Dad’s Guitar

St. Louis, Missouri — Clara Matthews pulled her blonde hair up into a ponytail, chocolate brown eyes focused on the piles of books in front of her.

A sticky note lay on top of each, dictating which ones were being given away, which ones her mom was keeping, and which ones she and her siblings had decided to take.

The give away pile was larger.

Slowly, she began packing them into their respective boxes, willing herself not to cry. Mom needs you, she told herself.

Of course, that didn’t help much, seeing as how her parents’ house was getting empti- mother’s. It was just her mom’s house now, even if it was only for a little while longer.

Clara paused and looked around the living room, which was rapidly filling with boxes and bins full of things to give away. The corner by the east window was reserved for the things her mom was keeping-certain photos, some of her favorite books, a few old movies from her grandparents’ generation…Dad’s guitar.

She walked over and after a moment’s hesitation, pulled it towards her, the memories flooding her mind.


“Here, this is where your fingers should be,” Dad said, helping nine-year-old Clara readjust her hold. “Okay…now play a note, and see how it sounds.”


Dad motioned for them to be quiet and they covered their mouths to hide their giggles. He snuck up behind Mom and then began playing their song, pleasantly surprising her.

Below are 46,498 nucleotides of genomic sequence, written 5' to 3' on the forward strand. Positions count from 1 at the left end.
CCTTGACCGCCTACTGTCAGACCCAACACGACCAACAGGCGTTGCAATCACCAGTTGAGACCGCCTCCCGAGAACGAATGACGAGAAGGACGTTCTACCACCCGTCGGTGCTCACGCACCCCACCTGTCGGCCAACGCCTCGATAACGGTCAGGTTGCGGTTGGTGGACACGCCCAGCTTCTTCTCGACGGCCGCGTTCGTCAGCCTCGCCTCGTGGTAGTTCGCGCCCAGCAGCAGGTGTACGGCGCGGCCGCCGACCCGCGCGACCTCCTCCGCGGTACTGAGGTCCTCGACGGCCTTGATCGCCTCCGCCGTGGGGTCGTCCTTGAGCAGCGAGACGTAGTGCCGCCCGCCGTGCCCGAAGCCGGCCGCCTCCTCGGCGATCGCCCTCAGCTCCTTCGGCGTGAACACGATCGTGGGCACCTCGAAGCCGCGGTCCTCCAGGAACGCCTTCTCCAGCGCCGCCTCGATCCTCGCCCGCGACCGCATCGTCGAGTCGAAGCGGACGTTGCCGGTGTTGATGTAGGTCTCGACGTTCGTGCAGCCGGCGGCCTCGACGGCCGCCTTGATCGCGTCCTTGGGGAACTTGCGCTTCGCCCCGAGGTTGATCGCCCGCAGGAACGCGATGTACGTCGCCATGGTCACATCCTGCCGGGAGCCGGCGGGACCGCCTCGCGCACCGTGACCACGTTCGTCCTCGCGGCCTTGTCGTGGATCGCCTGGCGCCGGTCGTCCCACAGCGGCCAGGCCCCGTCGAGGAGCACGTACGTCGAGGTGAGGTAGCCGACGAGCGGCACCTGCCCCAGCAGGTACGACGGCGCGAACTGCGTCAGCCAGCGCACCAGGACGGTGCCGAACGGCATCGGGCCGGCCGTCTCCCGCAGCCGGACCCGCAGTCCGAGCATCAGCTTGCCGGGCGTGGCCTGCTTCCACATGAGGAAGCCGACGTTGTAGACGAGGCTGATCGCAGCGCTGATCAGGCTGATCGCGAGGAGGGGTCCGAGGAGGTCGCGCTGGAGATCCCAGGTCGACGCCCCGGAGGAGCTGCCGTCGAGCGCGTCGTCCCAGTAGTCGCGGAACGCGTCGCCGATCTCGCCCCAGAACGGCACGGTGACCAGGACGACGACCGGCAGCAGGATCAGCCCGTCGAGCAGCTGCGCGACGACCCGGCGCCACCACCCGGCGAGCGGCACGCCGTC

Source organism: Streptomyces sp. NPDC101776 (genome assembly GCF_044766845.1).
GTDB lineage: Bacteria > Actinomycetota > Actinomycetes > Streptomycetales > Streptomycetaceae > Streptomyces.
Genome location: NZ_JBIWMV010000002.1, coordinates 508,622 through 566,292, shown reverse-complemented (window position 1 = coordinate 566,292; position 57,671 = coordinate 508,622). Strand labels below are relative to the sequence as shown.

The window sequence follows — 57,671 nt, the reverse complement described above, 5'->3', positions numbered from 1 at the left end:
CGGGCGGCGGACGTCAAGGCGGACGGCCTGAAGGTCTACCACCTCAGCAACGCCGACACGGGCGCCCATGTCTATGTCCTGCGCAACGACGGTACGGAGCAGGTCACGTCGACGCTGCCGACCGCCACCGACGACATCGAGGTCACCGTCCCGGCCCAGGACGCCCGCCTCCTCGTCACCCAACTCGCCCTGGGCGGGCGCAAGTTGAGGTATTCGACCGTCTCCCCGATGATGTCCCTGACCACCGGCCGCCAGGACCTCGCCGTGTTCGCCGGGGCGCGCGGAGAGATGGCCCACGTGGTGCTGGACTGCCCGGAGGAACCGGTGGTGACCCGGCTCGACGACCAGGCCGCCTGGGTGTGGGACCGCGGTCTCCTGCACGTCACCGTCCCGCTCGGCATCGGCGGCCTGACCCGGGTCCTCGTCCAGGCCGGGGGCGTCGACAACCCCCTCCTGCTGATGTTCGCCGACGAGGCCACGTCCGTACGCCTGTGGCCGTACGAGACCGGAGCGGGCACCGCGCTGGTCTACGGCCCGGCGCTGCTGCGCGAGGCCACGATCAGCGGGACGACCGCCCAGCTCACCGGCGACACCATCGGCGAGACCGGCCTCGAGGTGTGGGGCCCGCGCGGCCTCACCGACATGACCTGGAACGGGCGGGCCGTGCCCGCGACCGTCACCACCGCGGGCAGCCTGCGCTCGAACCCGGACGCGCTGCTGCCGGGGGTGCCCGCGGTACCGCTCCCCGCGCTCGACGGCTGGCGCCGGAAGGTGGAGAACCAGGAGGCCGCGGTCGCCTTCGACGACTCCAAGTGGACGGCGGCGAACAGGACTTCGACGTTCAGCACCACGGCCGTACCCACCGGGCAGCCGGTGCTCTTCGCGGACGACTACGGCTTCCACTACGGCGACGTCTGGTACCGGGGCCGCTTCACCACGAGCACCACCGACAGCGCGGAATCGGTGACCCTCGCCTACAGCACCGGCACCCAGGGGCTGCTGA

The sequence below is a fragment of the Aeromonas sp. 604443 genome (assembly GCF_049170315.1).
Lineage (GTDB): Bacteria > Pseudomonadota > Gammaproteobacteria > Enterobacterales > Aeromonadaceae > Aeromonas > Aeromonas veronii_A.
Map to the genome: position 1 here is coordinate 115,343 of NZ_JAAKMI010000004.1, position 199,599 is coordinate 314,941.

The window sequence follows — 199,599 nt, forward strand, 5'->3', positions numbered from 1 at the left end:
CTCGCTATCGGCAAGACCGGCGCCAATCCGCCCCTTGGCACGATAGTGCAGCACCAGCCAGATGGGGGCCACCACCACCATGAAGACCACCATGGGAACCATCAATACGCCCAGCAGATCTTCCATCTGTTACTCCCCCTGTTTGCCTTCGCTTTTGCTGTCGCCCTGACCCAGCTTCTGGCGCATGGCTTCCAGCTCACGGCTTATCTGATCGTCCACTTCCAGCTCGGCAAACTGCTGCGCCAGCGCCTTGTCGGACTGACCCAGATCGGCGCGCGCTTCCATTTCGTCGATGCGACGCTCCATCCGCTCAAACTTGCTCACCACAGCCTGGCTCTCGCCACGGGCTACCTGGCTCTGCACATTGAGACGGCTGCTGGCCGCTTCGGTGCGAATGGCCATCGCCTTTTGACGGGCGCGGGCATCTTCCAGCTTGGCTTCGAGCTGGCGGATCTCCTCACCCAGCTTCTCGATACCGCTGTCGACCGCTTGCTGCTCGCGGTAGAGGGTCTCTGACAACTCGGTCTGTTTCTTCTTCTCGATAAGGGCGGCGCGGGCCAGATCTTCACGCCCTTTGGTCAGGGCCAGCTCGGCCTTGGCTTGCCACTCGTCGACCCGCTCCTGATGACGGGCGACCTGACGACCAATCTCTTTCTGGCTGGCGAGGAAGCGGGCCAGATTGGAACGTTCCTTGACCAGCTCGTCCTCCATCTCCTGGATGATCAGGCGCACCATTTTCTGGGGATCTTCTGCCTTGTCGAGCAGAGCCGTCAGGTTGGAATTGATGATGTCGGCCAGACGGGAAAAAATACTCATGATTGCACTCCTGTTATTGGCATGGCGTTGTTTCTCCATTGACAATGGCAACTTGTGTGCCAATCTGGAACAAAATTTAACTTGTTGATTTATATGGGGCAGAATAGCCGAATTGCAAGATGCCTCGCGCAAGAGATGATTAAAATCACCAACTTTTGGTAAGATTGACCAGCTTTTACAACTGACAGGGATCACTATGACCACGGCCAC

When he started singing in goofy-sounding voices, the twins burst into laughter. 


As the kids continued to shout out which hymn they wanted to sing, Dad held up his hands. “Okay, okay, settle down,” he said. “We only have time for one, because it’s almost bedtime for you younger three kids, so-“


“Clara?”

She looked up to see her mom come into the room. Elizabeth’s gray hair was piled into a messy bun and the circles under her eyes proof of sleepless nights.

“I was just…remembering,” Clara said, putting the guitar back. A sting started to build up behind her eyes. She blinked and rubbed at them. “I’m sorry, Mom, I’m trying so hard not to cry, but I-”

“Wait, slow down,” Elizabeth said, looking a bit confused. “Why are you trying to not cry?”

“Well…because when I do, I-I hyperventilate and then there’s my asthma, and you need us…to be….there…for you.” Clara’s chin trembled and she wiped at her eyes.

Elizabeth held her arms out and, unable to hold it in any longer, Clara embraced her mother and sobbed.

“It’s okay,” Elizabeth said, stroking her daughter’s hair. “It’s okay to let it out.”


©H.S. Kylian 2018

(Critiques are welcome and appreciated!)

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